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What has been the most exciting project of the last twelve months? 
Our first job for Facebook in August 2016, which was also the first with our agents Hornet Inc. It was a promotional film for the Facebook Events team aimed at an audience in Latin America. The deadline was extremely tight (4 weeks) so we had to work intensely for a month to get it done. Thankfully we put a really good team together and came up with a fun concept that kept us all entertained throughout. I concentrated specifically on the character design and directing the character animation. It was really satisfying that I had a chance to inject my salsa dancing knowledge into it. We worked with freelancers Carlos De Faria, Ross Plaskow, Joe Bichard, Stephen McNally, Aaron Lampert, Marcus Armitage, U Ka Hei Knifeson, and Ester Rossi, while Box of Toys did the sound and music. 

What skills are essential to your job? 
As the studio grows, we need to develop new skills. It’s not just the drawing or designing skills that you need; it’s directing, producing and communication, time management, business strategy, financial management and much more. Depending on our strengths and what we enjoy, each of us take on extra responsibility in addition to the creative work. 

What tools do you use most for your work?
Apple iMac; Wacom Cintiq 22HD (for drawing); Adobe Suite; TVPaint (for designing and animating).

Marie-Margaux at work in the Moth studio

Inside Moth’s London-based studio

How I Got Here

What did you want to be growing up?
I decided I wanted to be an animator when I was four. I went through different ideas, from jewellery design to fashion to becoming an interpreter, but I eventually steered back to animation. 

What were your first jobs?
I did my first internship at Nexus, animating for Celyn Brazier. It was a lovely two weeks that led to more work with Nexus for much longer periods of time. Once I had their name under my belt, other bigger studios started trusting me and offering me work, so I will always be grateful to Celyn for choosing me to help him out. 

What skills have you learnt along the way?
I am actually a technophobe so I should be adapting much more than I am now. The skill set changes very quickly, year to year even. I tend to stick to everything drawing-related, but it is also because this is what I enjoy the most. I also really enjoy anything that has to do with communication, so the guys have to drag me off emails sometimes and get me back onto drawing.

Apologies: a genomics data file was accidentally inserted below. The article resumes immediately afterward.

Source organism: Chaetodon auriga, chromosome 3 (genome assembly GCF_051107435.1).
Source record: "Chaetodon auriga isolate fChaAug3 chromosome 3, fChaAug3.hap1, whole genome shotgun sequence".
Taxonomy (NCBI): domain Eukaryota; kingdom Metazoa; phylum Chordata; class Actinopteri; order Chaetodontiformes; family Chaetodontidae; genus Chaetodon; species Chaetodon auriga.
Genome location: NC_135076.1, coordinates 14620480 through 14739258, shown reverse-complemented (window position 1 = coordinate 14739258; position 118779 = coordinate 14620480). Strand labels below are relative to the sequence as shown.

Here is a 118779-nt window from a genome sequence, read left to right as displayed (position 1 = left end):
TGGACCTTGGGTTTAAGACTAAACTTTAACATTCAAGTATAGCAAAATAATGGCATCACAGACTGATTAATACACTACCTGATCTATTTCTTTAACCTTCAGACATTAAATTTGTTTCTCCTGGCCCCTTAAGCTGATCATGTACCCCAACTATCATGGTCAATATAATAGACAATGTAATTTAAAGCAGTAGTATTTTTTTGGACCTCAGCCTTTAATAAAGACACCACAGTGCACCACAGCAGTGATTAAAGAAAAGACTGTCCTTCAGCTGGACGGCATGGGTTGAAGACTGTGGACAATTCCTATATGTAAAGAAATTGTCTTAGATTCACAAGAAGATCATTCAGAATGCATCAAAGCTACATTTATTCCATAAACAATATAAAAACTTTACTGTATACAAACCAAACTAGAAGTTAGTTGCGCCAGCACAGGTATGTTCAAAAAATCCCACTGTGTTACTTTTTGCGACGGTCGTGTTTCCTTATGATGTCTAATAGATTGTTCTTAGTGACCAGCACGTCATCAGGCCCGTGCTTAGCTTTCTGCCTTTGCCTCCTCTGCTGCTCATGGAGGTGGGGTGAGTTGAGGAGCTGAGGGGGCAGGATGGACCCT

What’s been your biggest challenge?
We used to take projects on for very low budgets that had creative freedom in return. Unfortunately, a lot of them would end up getting cancelled in the end, so you would end up with nothing. No exposure, and no income. Since then, we are much more careful about what and how many of these projects we take on. 

Is the role what you thought it would be?
My 20-year-old self hadn’t quite thought of all the studio admin you need to do with your designer’s hands, but I enjoy it all the same.

‘The Last Job on Earth’, animation for The Guardian, 2016

Work for ‘The Last Job on Earth’

Thinking Ahead

What would you like to do next?
I did this exercise the other day that I read about in a Motionographer article. The exercise is to picture a Tuesday in five years’ time and to then realise if what you are doing is going to lead you there. I am not going to bore you with the specifics of my future Tuesday, but Moth was in the core of the picture, strong and still standing. It is very much who I am and what I do, I don’t see an end to it. Within Moth, we aspire to keep doing interesting projects and feature-length content. And having fun, above all.

Words of Wisdom

What advice would you give to a young creative wanting to become an animation director?
Work hard (but don’t burn out). Be nice and grateful to people but don’t let them step on you. Don’t be arrogant, it might take you somewhere momentarily but not for long. Develop drawing skills, they are the basis for everything. Freelance in different studios and roles, to see what suits you. You might discover a strength you never knew you had. Develop communication skills; it is part of the job and it is good for you personally too. Freelancers like to work with directors that are good communicators and that make them feel at ease. Leave work at 7pm and do something fun. Things you do outside of work feed your work and your ideas. Always take holidays.

This article is part of our In the Studio With feature on Moth.

Posted 20 March 2017 Interview by Laura Snoad
Photography: Jake Green
Collection: Creative Lives
Disciplines: Illustration, Animation, Design